Network functions virtualization (NFV) leveled the playing field this year with regard to incumbent service providers -- they all started from scratch while scratching their heads. As a result, a renewed sense of collaboration reinvigorated the industry's interest in, and reliance on, running proofs of concept for virtualization.
Running these proofs of concept (PoCs) is one of the many New Year blessings that the industry has to look forward to in 2015, and one of the best ways a carrier can prepare for network functions virtualization (NFV), according to Fred Feisullin, senior network architect, Office of the CTO, at Sprint.
Sprint championed one of TM Forum's recent Catalyst proof of concept projects called "Preparing NFV for Primetime," demonstrated at TMF's Digital Disruption event in San Jose in December.
"Any time there is a new paradigm shift, everybody starts at zero, everybody's equal," said Feisullin, who spoke about what service providers can do to prepare for virtualization at Digital Disruption. "If you are a Goliath it's a little harder than if you are David, because you aren't used to new paradigms."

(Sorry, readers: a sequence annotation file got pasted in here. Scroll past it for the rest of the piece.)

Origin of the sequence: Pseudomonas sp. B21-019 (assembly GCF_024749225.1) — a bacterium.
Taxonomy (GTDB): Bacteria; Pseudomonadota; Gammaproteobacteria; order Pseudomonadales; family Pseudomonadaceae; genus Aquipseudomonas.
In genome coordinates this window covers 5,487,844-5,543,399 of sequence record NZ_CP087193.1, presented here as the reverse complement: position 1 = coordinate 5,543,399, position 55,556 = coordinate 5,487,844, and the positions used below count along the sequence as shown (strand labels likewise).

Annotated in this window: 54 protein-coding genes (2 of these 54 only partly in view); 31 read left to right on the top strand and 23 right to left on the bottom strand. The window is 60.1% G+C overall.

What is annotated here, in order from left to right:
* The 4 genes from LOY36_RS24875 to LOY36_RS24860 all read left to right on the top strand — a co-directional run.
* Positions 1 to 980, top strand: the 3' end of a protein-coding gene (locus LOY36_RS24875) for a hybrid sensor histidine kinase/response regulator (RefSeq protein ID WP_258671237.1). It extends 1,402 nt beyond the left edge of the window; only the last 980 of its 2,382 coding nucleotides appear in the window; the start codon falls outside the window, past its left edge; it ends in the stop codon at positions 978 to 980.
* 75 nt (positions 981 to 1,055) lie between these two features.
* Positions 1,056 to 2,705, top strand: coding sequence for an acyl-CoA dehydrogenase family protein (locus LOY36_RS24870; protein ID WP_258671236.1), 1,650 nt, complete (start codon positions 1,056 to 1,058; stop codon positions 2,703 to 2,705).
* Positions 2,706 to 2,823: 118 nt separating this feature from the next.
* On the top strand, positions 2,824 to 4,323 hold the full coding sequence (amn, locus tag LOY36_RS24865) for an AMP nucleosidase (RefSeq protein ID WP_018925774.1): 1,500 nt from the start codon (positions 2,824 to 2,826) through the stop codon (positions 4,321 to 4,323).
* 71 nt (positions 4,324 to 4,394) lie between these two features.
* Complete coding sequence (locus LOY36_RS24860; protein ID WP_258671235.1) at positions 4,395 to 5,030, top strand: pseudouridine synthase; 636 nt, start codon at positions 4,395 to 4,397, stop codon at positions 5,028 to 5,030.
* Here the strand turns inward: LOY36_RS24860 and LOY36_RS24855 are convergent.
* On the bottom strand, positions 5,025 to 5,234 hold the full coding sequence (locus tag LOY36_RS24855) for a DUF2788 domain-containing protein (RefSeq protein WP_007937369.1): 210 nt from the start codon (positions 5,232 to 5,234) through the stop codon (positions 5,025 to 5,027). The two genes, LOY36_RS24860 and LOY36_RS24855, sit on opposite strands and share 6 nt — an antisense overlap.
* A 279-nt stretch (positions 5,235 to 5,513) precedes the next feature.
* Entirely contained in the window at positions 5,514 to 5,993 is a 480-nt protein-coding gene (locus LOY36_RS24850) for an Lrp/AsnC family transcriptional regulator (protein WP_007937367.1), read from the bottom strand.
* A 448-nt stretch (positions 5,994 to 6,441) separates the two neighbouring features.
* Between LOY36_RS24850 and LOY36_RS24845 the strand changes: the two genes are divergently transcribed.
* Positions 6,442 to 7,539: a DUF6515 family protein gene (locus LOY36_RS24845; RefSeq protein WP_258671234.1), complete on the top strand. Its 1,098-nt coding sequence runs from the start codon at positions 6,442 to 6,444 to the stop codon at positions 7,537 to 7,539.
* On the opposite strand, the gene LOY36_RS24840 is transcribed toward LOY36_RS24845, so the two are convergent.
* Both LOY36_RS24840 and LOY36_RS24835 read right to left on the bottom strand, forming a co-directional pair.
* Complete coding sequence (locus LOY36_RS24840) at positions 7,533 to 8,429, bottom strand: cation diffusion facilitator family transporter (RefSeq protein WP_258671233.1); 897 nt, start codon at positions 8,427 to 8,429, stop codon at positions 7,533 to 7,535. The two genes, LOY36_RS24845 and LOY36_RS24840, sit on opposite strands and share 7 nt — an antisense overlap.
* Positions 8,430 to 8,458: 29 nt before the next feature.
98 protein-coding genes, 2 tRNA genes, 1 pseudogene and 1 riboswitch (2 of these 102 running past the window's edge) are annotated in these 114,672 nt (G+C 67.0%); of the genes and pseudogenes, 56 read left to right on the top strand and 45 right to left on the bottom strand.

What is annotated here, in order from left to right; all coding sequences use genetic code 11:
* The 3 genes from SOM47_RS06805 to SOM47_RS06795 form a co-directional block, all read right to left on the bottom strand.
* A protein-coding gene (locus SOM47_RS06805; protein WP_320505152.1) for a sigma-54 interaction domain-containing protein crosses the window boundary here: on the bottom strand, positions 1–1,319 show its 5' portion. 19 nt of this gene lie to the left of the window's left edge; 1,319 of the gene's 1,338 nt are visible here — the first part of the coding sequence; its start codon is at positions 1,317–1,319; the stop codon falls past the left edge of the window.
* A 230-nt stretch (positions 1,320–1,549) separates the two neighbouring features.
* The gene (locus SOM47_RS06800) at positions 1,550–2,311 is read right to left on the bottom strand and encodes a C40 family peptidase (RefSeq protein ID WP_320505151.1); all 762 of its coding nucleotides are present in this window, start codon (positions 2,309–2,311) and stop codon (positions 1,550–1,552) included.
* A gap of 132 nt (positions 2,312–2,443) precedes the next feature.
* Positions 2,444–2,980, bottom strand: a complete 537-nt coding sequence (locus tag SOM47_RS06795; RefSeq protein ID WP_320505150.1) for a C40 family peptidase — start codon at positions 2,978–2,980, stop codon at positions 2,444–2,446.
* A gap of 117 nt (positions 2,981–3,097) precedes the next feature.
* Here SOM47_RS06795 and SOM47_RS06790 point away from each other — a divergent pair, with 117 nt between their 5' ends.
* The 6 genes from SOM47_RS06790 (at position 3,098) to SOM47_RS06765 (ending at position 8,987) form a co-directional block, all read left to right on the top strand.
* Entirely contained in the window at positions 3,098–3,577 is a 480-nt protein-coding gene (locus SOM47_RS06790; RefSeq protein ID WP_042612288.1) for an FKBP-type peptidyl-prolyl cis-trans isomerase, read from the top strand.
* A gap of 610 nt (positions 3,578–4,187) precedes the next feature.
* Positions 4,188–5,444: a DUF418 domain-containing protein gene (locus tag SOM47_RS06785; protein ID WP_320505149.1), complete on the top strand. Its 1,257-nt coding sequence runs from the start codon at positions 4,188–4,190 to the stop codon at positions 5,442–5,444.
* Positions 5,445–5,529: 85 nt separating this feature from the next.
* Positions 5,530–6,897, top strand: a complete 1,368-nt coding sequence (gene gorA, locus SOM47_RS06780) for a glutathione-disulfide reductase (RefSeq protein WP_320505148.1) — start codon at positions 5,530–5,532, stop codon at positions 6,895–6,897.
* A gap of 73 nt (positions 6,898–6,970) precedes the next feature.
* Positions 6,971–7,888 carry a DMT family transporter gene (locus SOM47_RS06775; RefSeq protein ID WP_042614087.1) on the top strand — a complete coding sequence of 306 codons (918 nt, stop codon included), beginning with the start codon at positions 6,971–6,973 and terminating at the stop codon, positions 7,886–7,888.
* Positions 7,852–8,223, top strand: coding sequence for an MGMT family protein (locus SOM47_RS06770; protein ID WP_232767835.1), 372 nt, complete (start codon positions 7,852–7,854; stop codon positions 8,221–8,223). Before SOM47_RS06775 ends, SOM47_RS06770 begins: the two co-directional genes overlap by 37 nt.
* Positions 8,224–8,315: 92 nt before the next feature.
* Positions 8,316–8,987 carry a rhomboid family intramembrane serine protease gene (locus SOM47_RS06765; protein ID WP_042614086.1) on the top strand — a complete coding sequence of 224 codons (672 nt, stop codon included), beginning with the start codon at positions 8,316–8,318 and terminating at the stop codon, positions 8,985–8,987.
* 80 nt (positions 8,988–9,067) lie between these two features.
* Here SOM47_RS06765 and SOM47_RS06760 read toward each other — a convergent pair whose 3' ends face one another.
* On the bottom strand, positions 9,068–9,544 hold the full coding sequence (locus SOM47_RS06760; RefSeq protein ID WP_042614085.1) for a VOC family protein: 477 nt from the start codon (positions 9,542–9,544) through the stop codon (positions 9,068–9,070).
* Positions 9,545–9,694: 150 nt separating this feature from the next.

With the complexity of NFV, it's important to have working examples of NFV in order to allow people to visualize it and understand it practically: Not just a one-off implementation of a virtualized network function on a virtual network, but see it in the context of an architecture, an information model and a dynamic environment that would mirror and support a carrier, noted Dave Duggal, co-founder and managing director of EnterpriseWeb, a participant in the "Preparing NFV for Primetime" Catalyst, and a speaker in the same session as Feisullin.
"It's not an easy task, but it’s a blessing that we have the ability to run proofs of concept at time when there are lots of naysayers," said Feisullin. "We have shattered many myths with proofs of concept."
Some of the many myths Feisullin said were shattered by PoCs this year include: Orchestration in real-time, introducing and integrating virtual network functions very quickly; and taking multiple vendors' VNFs, putting them together, getting them to work in synergy and being able to provide end-to-end service. "And this is just the beginning," he added. "There is a lot of stuff that is going to come out in 2015 that is going to blow people away."
However, more PoCs on how to deliver end-to-end services, and achieve better throughput and capacity, are going to be key, he said. "It's not so much, 'Is this possible?' -- it's how can we make it possible by thinking outside of the box and doing proofs of concept and thinking about how we can deploy this [in a successful way] that is going to make things come to market sooner," said Feisullin. "We have to work together and think together, and we need more proofs of concept."
— Elizabeth Miller Coyne, Editor, The New IP